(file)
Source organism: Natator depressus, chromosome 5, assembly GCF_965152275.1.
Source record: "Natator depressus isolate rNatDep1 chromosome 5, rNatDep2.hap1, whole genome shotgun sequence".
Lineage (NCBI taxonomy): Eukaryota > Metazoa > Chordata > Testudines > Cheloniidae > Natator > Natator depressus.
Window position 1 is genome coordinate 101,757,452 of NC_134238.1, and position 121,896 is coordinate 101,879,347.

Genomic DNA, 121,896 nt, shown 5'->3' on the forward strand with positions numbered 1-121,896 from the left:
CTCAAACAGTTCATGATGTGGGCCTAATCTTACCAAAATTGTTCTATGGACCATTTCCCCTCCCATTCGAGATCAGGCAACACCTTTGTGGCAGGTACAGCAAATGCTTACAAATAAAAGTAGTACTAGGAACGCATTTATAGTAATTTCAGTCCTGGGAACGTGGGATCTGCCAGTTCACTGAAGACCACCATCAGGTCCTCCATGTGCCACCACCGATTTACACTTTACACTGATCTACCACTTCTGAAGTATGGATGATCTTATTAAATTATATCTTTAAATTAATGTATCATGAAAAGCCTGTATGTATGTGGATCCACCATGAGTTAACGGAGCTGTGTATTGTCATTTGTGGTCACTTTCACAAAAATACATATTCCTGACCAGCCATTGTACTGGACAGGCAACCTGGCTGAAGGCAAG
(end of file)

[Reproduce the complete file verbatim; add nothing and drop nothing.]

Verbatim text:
Source organism: Natator depressus, chromosome 5, assembly GCF_965152275.1.
Source record: "Natator depressus isolate rNatDep1 chromosome 5, rNatDep2.hap1, whole genome shotgun sequence".
Lineage (NCBI taxonomy): Eukaryota > Metazoa > Chordata > Testudines > Cheloniidae > Natator > Natator depressus.
Window position 1 is genome coordinate 101,757,452 of NC_134238.1, and position 121,896 is coordinate 101,879,347.

Genomic DNA, 121,896 nt, shown 5'->3' on the forward strand with positions numbered 1-121,896 from the left:
CTCAAACAGTTCATGATGTGGGCCTAATCTTACCAAAATTGTTCTATGGACCATTTCCCCTCCCATTCGAGATCAGGCAACACCTTTGTGGCAGGTACAGCAAATGCTTACAAATAAAAGTAGTACTAGGAACGCATTTATAGTAATTTCAGTCCTGGGAACGTGGGATCTGCCAGTTCACTGAAGACCACCATCAGGTCCTCCATGTGCCACCACCGATTTACACTTTACACTGATCTACCACTTCTGAAGTATGGATGATCTTATTAAATTATATCTTTAAATTAATGTATCATGAAAAGCCTGTATGTATGTGGATCCACCATGAGTTAACGGAGCTGTGTATTGTCATTTGTGGTCACTTTCACAAAAATACATATTCCTGACCAGCCATTGTACTGGACAGGCAACCTGGCTGAAGGCAAG